I brought the bottle home and with anticipation I broke the wax seal and popped the cap. I grabbed my sniffer and poured this concoction into it and that is where I am at, right now.

My first impressions:

Appearance: Very dark, Black upon first glance, much more reddish and purple around the edges, plum color. The head poured an ivory white and stuck around for a bit, but dissipated quickly

Smell: Very wine like, lots of dark fruit smells, spicy, cinnamon, nutmeg, strawberry, plum, fruit, dark aroma much like a robust red wine

Taste: I've never had a sour before, and was a bit apprehensive, however, Surly did great! Very complex, lots of the same types of flavors as smells. Robust fruity flavors. I get a big hit of RAW Cherry juice, Strawberries before they are really ripe, and a lot of sweet plum. Wine like qualities from a deep red made an appearance (from being aged in wine barrels), and obviously a bit of a sour taste was present. The sour made this beer taste much more like a wine than a beer. It's very very interesting and left me slack jawed. For my first dance with a sour beer, I can only imagine that this is one of the best to try first. It took a long time for the beer to leave my taste buds, It had a long after taste that was welcomed!. I can't describe much more than that. There was an over abundance of fruit and spice in this beer and it's delicious.

Overall: I am very impressed and I am wondering why I hadn't tried sour beer's before. This in an excellent beer and I am so thankful that I gave it a shot. It's a great package deal, the smell, color, taste, mouth feel, bottle art, marketing, etc. This is one that I have added to my list of beers to look for yearly as they come out. Once again, Surly Brewing has not let me down. I would give this beer a 4.7/5. It's very delicious and I can't wait for this one to come out again.  I am going to age my second bottle for a year or so, as people have suggested, and see how the flavors mellow out and the beer changes. I can't wait to try Pentagram 2012 a year or so down the road.

As stated above, Surly is one of my go to breweries that provide a quality product for sipping around a fire (Furious, Coffee Bender, Abrasive, Etc) and experimental and seasonal brews (Smoke, Darkness, Five, Syx, etc). I can't wait for the release of Seviin this year, and the next batch of Darkness! Quality local brews, brewed by the best! Thanks for checking into The Campfire Journal! Keep checking in for more adventures, beer reviews, and the like!

Next time on The Campfire Journal: Snowboarding and my progress? Spring Cycling? Anticipation for the Almanzo 100? Come back and find out!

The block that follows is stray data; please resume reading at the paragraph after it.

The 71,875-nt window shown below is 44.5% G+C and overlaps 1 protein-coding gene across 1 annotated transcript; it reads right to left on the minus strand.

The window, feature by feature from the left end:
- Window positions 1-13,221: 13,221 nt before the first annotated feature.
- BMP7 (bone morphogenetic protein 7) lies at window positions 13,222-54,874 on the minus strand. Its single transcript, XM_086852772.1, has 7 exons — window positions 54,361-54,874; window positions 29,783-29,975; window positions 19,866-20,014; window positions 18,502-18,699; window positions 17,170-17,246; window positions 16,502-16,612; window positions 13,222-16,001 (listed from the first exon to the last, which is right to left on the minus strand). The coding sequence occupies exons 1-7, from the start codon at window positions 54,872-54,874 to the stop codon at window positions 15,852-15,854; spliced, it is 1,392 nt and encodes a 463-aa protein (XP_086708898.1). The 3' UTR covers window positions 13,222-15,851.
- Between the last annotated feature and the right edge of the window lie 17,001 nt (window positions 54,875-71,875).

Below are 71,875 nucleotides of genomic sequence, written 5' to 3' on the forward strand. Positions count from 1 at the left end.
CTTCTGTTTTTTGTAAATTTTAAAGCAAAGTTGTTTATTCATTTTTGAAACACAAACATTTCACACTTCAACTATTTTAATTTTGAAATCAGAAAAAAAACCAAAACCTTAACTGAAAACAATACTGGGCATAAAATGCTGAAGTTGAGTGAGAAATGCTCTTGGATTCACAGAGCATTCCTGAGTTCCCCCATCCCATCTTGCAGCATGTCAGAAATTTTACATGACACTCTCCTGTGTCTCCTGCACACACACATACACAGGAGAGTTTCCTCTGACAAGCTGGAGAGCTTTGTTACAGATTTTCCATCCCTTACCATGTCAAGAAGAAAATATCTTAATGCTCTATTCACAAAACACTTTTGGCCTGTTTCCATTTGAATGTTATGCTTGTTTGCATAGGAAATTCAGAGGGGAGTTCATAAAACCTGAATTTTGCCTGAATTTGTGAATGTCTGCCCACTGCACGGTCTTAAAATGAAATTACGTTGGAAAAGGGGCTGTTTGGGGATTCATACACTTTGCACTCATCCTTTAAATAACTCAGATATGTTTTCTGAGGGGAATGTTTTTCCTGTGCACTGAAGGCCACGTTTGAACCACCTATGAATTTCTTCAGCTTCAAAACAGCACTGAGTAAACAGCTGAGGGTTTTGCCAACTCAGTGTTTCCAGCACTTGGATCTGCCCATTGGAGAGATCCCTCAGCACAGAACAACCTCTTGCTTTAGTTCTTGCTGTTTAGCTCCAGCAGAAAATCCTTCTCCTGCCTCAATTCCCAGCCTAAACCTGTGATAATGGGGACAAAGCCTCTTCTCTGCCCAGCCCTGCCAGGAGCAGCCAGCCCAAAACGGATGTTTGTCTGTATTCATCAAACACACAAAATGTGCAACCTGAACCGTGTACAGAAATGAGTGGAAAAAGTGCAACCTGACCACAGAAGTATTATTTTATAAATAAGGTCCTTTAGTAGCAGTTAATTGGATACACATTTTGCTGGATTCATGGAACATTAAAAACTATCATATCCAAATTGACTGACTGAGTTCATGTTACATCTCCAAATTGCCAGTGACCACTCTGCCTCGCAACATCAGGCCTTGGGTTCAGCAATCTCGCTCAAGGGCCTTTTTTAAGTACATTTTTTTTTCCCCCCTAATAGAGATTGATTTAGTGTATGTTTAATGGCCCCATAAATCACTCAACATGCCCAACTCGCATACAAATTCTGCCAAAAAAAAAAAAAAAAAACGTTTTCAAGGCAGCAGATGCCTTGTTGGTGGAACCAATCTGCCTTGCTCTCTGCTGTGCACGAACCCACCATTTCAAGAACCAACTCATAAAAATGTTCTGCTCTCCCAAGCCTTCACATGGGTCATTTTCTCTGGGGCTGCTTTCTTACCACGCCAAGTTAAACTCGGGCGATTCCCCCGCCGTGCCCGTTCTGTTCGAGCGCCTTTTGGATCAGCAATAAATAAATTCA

Thursday, January 24, 2013

2013 bucket list

The 2013 Bucket List of Adventures

Some of these are new to the list, some are repeats that I  enjoy and re-use just to keep myself grounded around the things that are important. Here is a small taste of what I want to do in 2013 as far as adventuring goes

Get Married
Camp as much as possible with my wife
Do a weekend or two out on the SHT
2-3 BWCAW trips
Bikepack to Ely using as many gravel roads and trails as possible
Commute All Winter by Bike
Ride as many 100 + mile gravel grinders as possible (hopefully 4)
Ride a century + ride a month from March- November
Finish comfortably  in the top half of as many of the gravel centuries as I can
Travel with my spouse to somewhere new
Keep as many miles off the Subaru as possible
Successfully be a one car family
Pick Raspberries in Bayfield
Harvest Wild Rice (last years harvest was bleak due to poor weather)
Build something cool with my own hands
Enjoy as many bonfires as I can
Brew a few batches of homebrew
Play my guitar more
Jump in the Atlantic Ocean
Eat a Lobster in Maine
Night hike under the stars and moon
Sip a glass of wine while watching a phenomenal sunset
Catch a few Z’s in the hammock
Catch a few fish
Push myself on the Mountain Bike to do something I held back from this year
Catch an outdoor concert
Brew coffee over the fire
Show my wife the Northern Lights, as she has yet to see them
Camp out in a quince
Save up and buy/build a fatbike
Rock climb more
Wake up in the morning covered in dew from sleeping out sans tent



Thursday, January 10, 2013

Winter Commuting Part Deux

Last time on the CFJ- Dipping my toes into winter commuting

Well, what can I say? This winter has been hit or miss and extremely inconsistent. I haven't really had the long stretches of grueling days on the bike. The weather in Northern MN has actually been kind of unimpressive so far this year Yeah, we had some snow early on, that made for a fun few rides. Yeah, we were below zero, that made for some bitterly cold miles, but overall, this winter is a flop. I'm not impressed. Where are the winters I knew as a child. We had sub zero ambient temps for high temps for weeks on end. Snow would stick around and accumulate, IMO, Winter has gotten lazy.  I haven't been able to XC ski, I don't want to get my CX bike all salty and gross, and the commuter is as I predicted unreliable. So! I've come to the conclusion that if this weather continues to be as lame as it is, I'm going to need a fatty sooner than later. The weather is PERFECT for a fatty and I can only imagine what it would do to my overall level of activity on the bike in the winter.

Back to the commuter. As predicted (somewhat in jest) in my last post the beater bike has left me fixing the chain twice this year, and as predicted, my drive train blew apart at the most inconvenient time and all over a Duluth hill. Once on the way too work, and the other on a simple ride around the town. It's fixed and hopefully I can make it through the rest of the winter sans issues.Commuting has been going well and I've been able to continue my streak of riding more than driving. I enjoy this winter riding thing and I think it's here to stay!